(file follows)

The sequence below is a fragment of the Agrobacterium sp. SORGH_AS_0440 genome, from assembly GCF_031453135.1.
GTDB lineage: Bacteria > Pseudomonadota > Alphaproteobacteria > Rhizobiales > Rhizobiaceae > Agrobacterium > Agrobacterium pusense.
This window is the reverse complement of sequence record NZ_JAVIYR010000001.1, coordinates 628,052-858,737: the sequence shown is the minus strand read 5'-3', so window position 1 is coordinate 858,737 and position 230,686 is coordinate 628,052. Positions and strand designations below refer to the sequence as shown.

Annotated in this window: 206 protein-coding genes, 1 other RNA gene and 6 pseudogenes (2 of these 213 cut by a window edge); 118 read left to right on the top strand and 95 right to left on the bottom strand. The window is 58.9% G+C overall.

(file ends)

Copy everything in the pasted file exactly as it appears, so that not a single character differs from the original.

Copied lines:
The sequence below is a fragment of the Agrobacterium sp. SORGH_AS_0440 genome, from assembly GCF_031453135.1.
GTDB lineage: Bacteria > Pseudomonadota > Alphaproteobacteria > Rhizobiales > Rhizobiaceae > Agrobacterium > Agrobacterium pusense.
This window is the reverse complement of sequence record NZ_JAVIYR010000001.1, coordinates 628,052-858,737: the sequence shown is the minus strand read 5'-3', so window position 1 is coordinate 858,737 and position 230,686 is coordinate 628,052. Positions and strand designations below refer to the sequence as shown.

Annotated in this window: 206 protein-coding genes, 1 other RNA gene and 6 pseudogenes (2 of these 213 cut by a window edge); 118 read left to right on the top strand and 95 right to left on the bottom strand. The window is 58.9% G+C overall.